Paige scored 18 of his career-high 26 points after halftime. The sophomore guard missed seven of his first eight field goal attempts, including three of his first four 3-point tries, before connecting on all five of his 3-pointers in the final 15:39.
His first 3-pointer of the second half gave UNC its largest lead at 47-40. Richmond rallied with an 11-4 spurt to tie the game at 51-all before Paige answered with a trey 24 seconds later.
Richmond knotted the score again with 8:40 to play at 56-all on Kendall Anthony’s 3-pointer, but Paige matched him 18 seconds later to give the Tar Heels a lead they would not relinquish.
Paige (6-of-13, 6-of-9 from 3) cemented the final result with his career-high sixth 3-pointer with 2:39 to play to increase UNC’s lead to 71-62.
“I got in a little rhythm,” Paige told reporters following the game. “I found my spots that were weak in the zone, so we exploited that. I was able to knock down a couple of big threes when they tightened the game up.”
Paige’s performance was critical for a UNC squad missing its two best perimeter shooters in P.J. Hairston and Leslie McDonald, who did not make the trip as the school continues to work with the NCAA to determine their eligibility status.
Tar Heels not named Paige were 0-of-4 from 3-point range against Richmond’s stingy matchup zone defense. The lack of an outside scoring presence early allowed the Spiders to clamp down on UNC’s interior scoring.
Once Paige warmed up, the defense had to extend, which gave UNC’s post players breathing room to operate.
“When he was hitting threes, it was opening it up more for me on the inside,” said forward Brice Johnson, who posted career highs with 24 points and 12 rebounds. “That’s what we really need - we need somebody to go out there and knock down some threes so that it will open up the lane for everybody.”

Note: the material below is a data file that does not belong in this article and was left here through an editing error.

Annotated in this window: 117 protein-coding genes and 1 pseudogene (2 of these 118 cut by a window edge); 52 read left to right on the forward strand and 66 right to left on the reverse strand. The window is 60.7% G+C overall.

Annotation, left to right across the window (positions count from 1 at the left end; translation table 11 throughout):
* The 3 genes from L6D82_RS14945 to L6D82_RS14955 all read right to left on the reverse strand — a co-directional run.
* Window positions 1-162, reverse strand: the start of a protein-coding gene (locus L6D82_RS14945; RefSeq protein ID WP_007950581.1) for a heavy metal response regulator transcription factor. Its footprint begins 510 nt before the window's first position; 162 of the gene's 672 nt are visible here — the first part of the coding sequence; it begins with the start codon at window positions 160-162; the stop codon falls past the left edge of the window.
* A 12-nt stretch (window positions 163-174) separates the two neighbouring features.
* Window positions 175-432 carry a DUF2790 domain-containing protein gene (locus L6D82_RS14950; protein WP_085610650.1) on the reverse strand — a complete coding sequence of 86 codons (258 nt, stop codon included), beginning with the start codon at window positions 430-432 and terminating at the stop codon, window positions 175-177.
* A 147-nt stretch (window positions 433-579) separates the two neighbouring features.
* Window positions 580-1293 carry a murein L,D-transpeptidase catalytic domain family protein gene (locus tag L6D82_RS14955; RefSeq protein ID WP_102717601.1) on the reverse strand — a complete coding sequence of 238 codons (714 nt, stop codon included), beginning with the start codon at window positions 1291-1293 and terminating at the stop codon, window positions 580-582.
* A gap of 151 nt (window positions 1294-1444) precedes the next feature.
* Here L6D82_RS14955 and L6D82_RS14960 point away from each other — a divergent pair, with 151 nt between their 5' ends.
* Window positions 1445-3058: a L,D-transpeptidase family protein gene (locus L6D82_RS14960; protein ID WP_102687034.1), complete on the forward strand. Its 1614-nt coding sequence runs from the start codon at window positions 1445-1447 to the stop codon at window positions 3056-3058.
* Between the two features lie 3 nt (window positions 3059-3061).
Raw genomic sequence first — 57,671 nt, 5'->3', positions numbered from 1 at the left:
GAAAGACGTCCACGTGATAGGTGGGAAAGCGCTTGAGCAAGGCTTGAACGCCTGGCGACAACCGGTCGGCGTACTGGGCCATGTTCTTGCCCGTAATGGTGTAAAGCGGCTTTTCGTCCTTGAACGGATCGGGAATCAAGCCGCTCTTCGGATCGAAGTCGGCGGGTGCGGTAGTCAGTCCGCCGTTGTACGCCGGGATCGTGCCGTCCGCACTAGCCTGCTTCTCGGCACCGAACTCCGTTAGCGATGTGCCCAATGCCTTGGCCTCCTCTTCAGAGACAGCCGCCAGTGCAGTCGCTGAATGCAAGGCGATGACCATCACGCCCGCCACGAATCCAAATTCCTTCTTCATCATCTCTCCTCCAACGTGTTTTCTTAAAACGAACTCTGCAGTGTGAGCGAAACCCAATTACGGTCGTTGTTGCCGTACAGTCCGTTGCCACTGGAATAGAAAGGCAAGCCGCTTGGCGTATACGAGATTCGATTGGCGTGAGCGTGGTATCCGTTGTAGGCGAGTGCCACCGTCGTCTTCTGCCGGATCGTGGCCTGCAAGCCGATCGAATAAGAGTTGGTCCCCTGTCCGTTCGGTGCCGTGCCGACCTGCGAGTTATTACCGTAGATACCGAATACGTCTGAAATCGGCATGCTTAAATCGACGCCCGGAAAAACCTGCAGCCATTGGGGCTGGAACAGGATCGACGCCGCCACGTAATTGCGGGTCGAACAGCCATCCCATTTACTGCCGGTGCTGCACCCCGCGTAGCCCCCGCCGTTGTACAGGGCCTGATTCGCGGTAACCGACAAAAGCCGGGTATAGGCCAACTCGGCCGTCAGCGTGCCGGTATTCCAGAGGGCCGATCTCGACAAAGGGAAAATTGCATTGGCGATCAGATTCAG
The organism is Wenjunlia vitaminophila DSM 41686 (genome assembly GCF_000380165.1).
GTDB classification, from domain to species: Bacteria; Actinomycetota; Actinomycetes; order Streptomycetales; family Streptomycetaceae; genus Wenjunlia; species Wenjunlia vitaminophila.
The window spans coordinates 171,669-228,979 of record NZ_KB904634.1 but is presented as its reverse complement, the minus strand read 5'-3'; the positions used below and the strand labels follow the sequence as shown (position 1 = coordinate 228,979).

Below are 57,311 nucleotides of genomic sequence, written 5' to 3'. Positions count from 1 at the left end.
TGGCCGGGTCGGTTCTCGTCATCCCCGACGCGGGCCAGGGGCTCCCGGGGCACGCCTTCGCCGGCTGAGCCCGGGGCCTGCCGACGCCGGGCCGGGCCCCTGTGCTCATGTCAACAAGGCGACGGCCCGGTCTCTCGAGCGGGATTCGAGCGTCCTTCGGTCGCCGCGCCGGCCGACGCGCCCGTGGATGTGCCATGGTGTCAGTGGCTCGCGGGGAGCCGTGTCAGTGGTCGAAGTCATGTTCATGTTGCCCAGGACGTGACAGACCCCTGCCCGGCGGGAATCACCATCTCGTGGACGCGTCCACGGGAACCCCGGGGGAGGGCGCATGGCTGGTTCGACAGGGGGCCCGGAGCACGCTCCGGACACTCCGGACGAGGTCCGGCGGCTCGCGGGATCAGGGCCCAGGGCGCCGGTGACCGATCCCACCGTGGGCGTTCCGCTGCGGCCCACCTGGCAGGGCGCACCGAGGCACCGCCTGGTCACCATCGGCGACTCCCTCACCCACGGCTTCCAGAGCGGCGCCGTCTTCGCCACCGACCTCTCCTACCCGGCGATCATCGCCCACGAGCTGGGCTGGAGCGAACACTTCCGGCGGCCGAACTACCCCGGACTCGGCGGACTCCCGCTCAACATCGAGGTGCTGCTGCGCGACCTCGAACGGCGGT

UNC shot 41.1 percent (14-of-34) prior to Paige’s second-half hot streak and 55 percent (11-of-20) over the final 15:39.
For Paige, the evolution into a scorer’s role at the off guard position has finally turned into box score results.
“The coaches keep telling me that I have to be aggressive,” Paige said. “We have to have guys attack from the perimeter, so it’s just something I have to do. I’m starting to get more comfortable with it.”
UNC's head coach dismissed the notion that Paige had to go through any major transformation to become a scoring threat, stressing that he served in that role as a point guard in high school.
“I think he is a scorer,” Roy Williams said, “and we’ve got to do a better job screening for him and getting him the ball.”
If anything, Paige now playing off the ball could be a greater hindrance to his scoring than if he was still playing the point, according to Williams.
“I don’t know that it’s any easier to score [at the two],” Williams said. “As a matter of fact, I’ve always thought that it’s easier to score as the point than it was as the wing. Somebody’s got to throw you the ball at the two. One, it’s already in your hand.”
Paige is now shooting 51.9 percent (14-of-27) from 3-point range. That trend will have to continue, especially against No. 3 Louisville on Sunday, considering his teammates are managing just 12.5 percent (2-of-16) from behind the arc.